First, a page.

Friday, February 28, 2014Her Excellency Ana Carolina Rodriguez, The Ambassador of the Bolivarian Republic of Venezuela in Canada Embassy of Venezuela 32 Range Road Ottawa, ON K1N 8J4 Dear Ambassador, I am writing on behalf of Canadian Journalists for Free Expression (CJFE), a non-profit, non-governmental organization that works to promote and protect press freedom and freedom of expression around the world. CJFE adds its voice to Espacio Público and IPYS-Venezuela to show our concern for the serious violations of human rights, and in particular, violations of freedom of expression which have been happening in Venezuela. According to the information we have received, during public protests that started 12 February 2014, there have been many threats and attacks against journalists who were reporting on the demonstrations. Some of these public protests are being repressed in violent ways, with many deaths, injuries, and reports of torture and arbitrary detention. In most of these cases, the attackers are police officers, members of the armed forces or civil armed groups supporting the government. Also, most of the national media have failed to publish information about protests and violence due to governmental pressure and the fear of retaliation. Over the last few years, Venezuela’s National Commission on Telecommunications (CONATEL) has been developing a policy of punishing media that do not tow a pro-government editorial line. Recently, on 11 February of this year, the General Director of CONATEL, William Castillo, criticized the media coverage of the violence by some outlets, classifying the content as hate speech and stating that those media outlets would be sanctioned. This current environment makes it difficult for the media to freely transmit information about what is happening. The independent press has been seriously affected by an orchestrated lack of foreign currency they need to acquire paper and other essential supplies for printing. Due to the monetary exchange control that exists in Venezuela, several special authorizations are required to legally buy foreign currency. The government has set up many obstacles that impede the independent press from obtaining foreign currency for buying necessary supplies. This has caused the temporary closure of at least nine papers and led to problems with circulation, page reduction, edition reductions and print run reduction of at least 22 publications. The national government has ordered, in authoritarian manner and with no judicial process, that the television channel NTN24 be taken off the air and not shown on cable television. NTN24, a Colombian news station, was one of the few media outlets that were independently transmitting news about public protests. Moreover, the government ordered the blocking of the NTN24 website from Venezuela. The government has also arbitrarily blocked the access to images on Twitter and created other restrictions to internet media. Additionally, the government threatened CNN en Español with censorship by prohibiting its broadcast on Venezuelan cable television services. These kinds of international media and social networks are an essential source of information for Venezuelans, especially in light of the censorship of the country’s national media. Every decision reducing the space for expression and increasing repression for dissenting voices contributes to the negative climate for freedom of expression in Venezuela. These problems are made worse in a context of high political tension and orchestrated repression from government employees. Consequently, we demand that the Venezuelan government show respect for human rights in Venezuela, particularly the right of freedom of expression, and take these actions:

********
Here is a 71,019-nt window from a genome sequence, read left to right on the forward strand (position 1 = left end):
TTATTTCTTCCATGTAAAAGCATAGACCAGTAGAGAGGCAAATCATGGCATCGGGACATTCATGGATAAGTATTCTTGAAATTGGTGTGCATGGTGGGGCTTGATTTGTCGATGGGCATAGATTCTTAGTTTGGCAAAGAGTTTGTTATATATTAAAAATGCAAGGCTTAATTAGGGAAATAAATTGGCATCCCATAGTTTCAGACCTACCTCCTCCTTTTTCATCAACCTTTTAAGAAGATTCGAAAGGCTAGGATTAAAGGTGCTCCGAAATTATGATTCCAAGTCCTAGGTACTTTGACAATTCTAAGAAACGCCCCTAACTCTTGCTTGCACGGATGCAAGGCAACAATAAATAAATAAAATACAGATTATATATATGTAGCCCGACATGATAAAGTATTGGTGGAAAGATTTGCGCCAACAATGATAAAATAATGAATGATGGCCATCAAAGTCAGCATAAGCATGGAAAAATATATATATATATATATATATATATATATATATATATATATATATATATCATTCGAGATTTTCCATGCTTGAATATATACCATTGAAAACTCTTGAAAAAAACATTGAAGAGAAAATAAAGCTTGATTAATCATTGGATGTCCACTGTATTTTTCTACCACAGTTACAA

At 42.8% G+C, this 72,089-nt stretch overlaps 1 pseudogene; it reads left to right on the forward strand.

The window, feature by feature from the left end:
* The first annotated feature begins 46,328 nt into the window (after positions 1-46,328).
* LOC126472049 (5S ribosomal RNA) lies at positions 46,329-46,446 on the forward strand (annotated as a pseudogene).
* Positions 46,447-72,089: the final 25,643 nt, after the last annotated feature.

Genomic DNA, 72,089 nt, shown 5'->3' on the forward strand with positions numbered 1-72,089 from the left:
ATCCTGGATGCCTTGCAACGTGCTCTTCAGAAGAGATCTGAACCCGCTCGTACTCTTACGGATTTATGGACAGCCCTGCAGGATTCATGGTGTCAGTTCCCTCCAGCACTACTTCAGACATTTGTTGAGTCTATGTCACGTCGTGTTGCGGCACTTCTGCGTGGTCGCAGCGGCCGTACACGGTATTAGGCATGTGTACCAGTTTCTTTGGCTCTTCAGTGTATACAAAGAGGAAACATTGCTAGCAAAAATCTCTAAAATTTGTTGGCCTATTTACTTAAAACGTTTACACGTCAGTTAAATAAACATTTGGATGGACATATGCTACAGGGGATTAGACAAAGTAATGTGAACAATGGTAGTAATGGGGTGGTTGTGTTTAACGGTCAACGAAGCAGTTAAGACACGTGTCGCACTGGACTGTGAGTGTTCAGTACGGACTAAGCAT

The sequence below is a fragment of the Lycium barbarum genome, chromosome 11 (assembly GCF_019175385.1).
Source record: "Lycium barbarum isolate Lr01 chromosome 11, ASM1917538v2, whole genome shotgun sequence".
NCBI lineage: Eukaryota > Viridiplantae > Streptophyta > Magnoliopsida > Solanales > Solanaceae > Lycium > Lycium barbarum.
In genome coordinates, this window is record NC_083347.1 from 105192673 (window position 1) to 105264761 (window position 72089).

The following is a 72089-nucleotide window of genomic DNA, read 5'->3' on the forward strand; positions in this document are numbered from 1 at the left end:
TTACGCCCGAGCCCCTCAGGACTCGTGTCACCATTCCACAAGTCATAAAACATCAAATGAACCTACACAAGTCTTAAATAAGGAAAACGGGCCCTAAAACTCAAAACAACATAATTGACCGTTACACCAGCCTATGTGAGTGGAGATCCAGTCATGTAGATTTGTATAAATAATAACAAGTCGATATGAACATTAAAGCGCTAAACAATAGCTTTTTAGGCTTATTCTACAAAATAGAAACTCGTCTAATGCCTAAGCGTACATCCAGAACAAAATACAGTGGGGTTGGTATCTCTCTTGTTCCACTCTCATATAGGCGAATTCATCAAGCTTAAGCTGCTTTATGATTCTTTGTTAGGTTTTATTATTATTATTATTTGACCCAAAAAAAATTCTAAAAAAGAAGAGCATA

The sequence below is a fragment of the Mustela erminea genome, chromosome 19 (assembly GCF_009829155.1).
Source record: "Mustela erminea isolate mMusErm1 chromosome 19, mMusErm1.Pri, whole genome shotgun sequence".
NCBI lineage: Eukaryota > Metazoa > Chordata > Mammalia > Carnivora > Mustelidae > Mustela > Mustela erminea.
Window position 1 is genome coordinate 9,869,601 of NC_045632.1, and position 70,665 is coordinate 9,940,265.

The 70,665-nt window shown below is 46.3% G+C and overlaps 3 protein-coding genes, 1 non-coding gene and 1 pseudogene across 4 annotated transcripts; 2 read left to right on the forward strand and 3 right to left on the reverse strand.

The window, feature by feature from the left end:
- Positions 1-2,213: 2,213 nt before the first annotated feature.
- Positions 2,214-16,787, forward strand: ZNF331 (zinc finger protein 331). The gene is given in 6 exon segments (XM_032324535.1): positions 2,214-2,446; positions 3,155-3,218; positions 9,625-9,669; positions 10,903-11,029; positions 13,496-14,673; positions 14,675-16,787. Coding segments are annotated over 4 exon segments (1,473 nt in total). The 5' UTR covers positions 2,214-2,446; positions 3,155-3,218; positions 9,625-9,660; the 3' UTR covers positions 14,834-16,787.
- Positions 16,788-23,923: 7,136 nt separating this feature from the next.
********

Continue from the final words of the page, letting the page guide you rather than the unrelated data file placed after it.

- Stop the threats and attacks against journalists and media.
- Allow national and international media to freely spread information, including information that criticizes the government, without fear of repression from any governmental organization.
- Facilitate the procedures for the acquisition of foreign currency by the independent print media, so that they can buy paper and other essential supplies needed for the publications.